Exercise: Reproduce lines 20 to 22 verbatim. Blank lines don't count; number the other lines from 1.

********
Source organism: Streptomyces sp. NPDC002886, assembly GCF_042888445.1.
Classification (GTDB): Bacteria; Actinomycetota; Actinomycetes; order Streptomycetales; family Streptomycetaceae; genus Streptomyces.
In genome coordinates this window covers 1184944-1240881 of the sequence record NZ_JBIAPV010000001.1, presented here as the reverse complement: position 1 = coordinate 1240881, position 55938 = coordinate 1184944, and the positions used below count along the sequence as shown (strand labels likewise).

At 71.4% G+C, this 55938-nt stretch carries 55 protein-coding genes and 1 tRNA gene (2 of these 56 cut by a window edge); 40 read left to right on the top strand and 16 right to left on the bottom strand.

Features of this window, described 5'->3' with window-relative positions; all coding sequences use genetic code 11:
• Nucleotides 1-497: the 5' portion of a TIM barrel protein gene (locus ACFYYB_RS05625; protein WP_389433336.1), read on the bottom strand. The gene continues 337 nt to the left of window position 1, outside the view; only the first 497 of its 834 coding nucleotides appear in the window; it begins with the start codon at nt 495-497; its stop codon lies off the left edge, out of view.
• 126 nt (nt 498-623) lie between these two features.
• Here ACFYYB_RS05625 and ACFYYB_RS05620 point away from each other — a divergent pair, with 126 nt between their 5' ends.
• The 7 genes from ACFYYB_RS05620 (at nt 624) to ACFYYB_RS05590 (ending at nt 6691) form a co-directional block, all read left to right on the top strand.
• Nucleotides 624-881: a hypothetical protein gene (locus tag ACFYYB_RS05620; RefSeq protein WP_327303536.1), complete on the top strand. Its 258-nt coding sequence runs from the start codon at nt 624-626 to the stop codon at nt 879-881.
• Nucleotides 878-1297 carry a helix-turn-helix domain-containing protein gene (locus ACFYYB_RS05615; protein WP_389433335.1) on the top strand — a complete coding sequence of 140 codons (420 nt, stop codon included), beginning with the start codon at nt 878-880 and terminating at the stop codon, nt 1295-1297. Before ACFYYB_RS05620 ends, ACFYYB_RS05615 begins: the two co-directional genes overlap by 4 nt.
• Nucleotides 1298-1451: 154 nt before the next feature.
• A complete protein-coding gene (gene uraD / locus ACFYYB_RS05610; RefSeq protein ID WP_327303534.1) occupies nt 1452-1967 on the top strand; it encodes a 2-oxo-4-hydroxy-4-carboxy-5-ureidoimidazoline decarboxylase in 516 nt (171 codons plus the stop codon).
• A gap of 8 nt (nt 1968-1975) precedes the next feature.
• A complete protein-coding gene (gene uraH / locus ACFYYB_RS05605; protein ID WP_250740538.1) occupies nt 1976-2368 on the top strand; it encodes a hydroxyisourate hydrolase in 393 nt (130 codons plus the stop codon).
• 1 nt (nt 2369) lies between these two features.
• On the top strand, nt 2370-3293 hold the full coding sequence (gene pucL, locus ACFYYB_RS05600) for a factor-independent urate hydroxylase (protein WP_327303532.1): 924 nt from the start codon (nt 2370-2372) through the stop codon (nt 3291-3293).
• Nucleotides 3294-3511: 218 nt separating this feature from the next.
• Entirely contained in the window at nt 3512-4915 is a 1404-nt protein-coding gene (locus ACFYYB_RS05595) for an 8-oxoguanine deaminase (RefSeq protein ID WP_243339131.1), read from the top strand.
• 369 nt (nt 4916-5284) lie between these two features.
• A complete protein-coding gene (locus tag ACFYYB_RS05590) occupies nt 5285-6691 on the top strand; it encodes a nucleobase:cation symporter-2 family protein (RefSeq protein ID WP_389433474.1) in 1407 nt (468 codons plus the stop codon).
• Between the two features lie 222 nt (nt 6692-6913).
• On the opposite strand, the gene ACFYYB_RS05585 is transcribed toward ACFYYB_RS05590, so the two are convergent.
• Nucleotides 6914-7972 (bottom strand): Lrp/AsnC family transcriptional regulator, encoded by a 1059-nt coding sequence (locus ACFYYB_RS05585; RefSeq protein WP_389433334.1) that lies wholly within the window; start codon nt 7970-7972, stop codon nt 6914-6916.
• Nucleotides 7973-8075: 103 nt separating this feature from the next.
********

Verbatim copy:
• 369 nt (nt 4916-5284) lie between these two features.
• A complete protein-coding gene (locus tag ACFYYB_RS05590) occupies nt 5285-6691 on the top strand; it encodes a nucleobase:cation symporter-2 family protein (RefSeq protein ID WP_389433474.1) in 1407 nt (468 codons plus the stop codon).
• Between the two features lie 222 nt (nt 6692-6913).